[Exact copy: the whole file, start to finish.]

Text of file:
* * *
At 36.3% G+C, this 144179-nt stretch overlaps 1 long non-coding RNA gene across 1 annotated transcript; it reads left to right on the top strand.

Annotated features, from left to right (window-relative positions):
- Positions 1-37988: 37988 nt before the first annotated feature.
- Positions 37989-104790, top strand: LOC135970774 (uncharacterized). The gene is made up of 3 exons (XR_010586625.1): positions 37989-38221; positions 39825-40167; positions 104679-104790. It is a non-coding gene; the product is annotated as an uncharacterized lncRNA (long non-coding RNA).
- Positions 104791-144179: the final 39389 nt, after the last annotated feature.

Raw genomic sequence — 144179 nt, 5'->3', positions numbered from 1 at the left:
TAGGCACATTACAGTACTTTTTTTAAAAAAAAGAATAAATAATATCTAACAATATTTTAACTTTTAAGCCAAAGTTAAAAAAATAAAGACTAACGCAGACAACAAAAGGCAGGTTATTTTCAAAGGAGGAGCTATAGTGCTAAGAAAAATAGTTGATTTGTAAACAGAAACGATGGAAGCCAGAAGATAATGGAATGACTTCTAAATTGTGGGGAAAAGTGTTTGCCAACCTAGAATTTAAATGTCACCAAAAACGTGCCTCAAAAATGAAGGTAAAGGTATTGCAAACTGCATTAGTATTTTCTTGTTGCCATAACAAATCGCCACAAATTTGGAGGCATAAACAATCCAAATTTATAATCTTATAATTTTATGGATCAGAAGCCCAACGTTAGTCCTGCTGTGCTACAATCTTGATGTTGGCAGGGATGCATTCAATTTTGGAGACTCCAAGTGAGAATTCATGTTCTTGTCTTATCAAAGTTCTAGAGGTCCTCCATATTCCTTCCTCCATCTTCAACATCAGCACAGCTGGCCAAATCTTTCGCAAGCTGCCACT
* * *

At 36.3% G+C, this 144179-nt stretch overlaps 1 long non-coding RNA gene across 1 annotated transcript; it reads left to right on the top strand.

Annotated features, from left to right (window-relative positions):
- Positions 1-37988: 37988 nt before the first annotated feature.
- Positions 37989-104790, top strand: LOC135970774 (uncharacterized). The gene is made up of 3 exons (XR_010586625.1): positions 37989-38221; positions 39825-40167; positions 104679-104790. It is a non-coding gene; the product is annotated as an uncharacterized lncRNA (long non-coding RNA).
- Positions 104791-144179: the final 39389 nt, after the last annotated feature.

Raw genomic sequence — 144179 nt, 5'->3', positions numbered from 1 at the left:
TAGGCACATTACAGTACTTTTTTTAAAAAAAAGAATAAATAATATCTAACAATATTTTAACTTTTAAGCCAAAGTTAAAAAAATAAAGACTAACGCAGACAACAAAAGGCAGGTTATTTTCAAAGGAGGAGCTATAGTGCTAAGAAAAATAGTTGATTTGTAAACAGAAACGATGGAAGCCAGAAGATAATGGAATGACTTCTAAATTGTGGGGAAAAGTGTTTGCCAACCTAGAATTTAAATGTCACCAAAAACGTGCCTCAAAAATGAAGGTAAAGGTATTGCAAACTGCATTAGTATTTTCTTGTTGCCATAACAAATCGCCACAAATTTGGAGGCATAAACAATCCAAATTTATAATCTTATAATTTTATGGATCAGAAGCCCAACGTTAGTCCTGCTGTGCTACAATCTTGATGTTGGCAGGGATGCATTCAATTTTGGAGACTCCAAGTGAGAATTCATGTTCTTGTCTTATCAAAGTTCTAGAGGTCCTCCATATTCCTTCCTCCATCTTCAACATCAGCACAGCTGGCCAAATCTTTCGCAAGCTGCCACT